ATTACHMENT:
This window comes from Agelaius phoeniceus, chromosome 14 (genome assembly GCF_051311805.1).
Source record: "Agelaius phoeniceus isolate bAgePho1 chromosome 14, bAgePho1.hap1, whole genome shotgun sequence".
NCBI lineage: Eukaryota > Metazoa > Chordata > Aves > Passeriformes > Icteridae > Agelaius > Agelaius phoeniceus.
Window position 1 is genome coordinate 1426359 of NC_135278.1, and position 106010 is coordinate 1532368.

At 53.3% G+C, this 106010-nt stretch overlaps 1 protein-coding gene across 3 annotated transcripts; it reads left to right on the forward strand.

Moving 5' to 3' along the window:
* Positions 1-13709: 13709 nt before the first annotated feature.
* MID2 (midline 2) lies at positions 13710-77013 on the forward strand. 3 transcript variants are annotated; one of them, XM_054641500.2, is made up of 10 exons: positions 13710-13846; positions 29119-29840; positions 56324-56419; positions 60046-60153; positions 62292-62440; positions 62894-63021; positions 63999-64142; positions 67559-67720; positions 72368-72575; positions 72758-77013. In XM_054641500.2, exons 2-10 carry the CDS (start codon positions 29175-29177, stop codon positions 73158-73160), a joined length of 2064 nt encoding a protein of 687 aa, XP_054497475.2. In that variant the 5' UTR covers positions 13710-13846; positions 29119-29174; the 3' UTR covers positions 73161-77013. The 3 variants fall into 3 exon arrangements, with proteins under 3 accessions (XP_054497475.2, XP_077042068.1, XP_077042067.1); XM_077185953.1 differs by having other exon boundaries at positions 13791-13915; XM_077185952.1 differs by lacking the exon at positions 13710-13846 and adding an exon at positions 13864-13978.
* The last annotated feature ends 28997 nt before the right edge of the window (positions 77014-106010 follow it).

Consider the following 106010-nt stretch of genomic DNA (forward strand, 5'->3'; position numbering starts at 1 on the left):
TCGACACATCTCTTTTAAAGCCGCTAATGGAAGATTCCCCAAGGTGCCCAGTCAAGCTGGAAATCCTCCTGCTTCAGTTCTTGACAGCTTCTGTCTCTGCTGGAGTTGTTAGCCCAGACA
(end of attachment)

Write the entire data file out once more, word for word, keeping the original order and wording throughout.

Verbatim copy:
This window comes from Agelaius phoeniceus, chromosome 14 (genome assembly GCF_051311805.1).
Source record: "Agelaius phoeniceus isolate bAgePho1 chromosome 14, bAgePho1.hap1, whole genome shotgun sequence".
NCBI lineage: Eukaryota > Metazoa > Chordata > Aves > Passeriformes > Icteridae > Agelaius > Agelaius phoeniceus.
Window position 1 is genome coordinate 1426359 of NC_135278.1, and position 106010 is coordinate 1532368.

At 53.3% G+C, this 106010-nt stretch overlaps 1 protein-coding gene across 3 annotated transcripts; it reads left to right on the forward strand.

Moving 5' to 3' along the window:
* Positions 1-13709: 13709 nt before the first annotated feature.
* MID2 (midline 2) lies at positions 13710-77013 on the forward strand. 3 transcript variants are annotated; one of them, XM_054641500.2, is made up of 10 exons: positions 13710-13846; positions 29119-29840; positions 56324-56419; positions 60046-60153; positions 62292-62440; positions 62894-63021; positions 63999-64142; positions 67559-67720; positions 72368-72575; positions 72758-77013. In XM_054641500.2, exons 2-10 carry the CDS (start codon positions 29175-29177, stop codon positions 73158-73160), a joined length of 2064 nt encoding a protein of 687 aa, XP_054497475.2. In that variant the 5' UTR covers positions 13710-13846; positions 29119-29174; the 3' UTR covers positions 73161-77013. The 3 variants fall into 3 exon arrangements, with proteins under 3 accessions (XP_054497475.2, XP_077042068.1, XP_077042067.1); XM_077185953.1 differs by having other exon boundaries at positions 13791-13915; XM_077185952.1 differs by lacking the exon at positions 13710-13846 and adding an exon at positions 13864-13978.
* The last annotated feature ends 28997 nt before the right edge of the window (positions 77014-106010 follow it).

Consider the following 106010-nt stretch of genomic DNA (forward strand, 5'->3'; position numbering starts at 1 on the left):
TCGACACATCTCTTTTAAAGCCGCTAATGGAAGATTCCCCAAGGTGCCCAGTCAAGCTGGAAATCCTCCTGCTTCAGTTCTTGACAGCTTCTGTCTCTGCTGGAGTTGTTAGCCCAGACA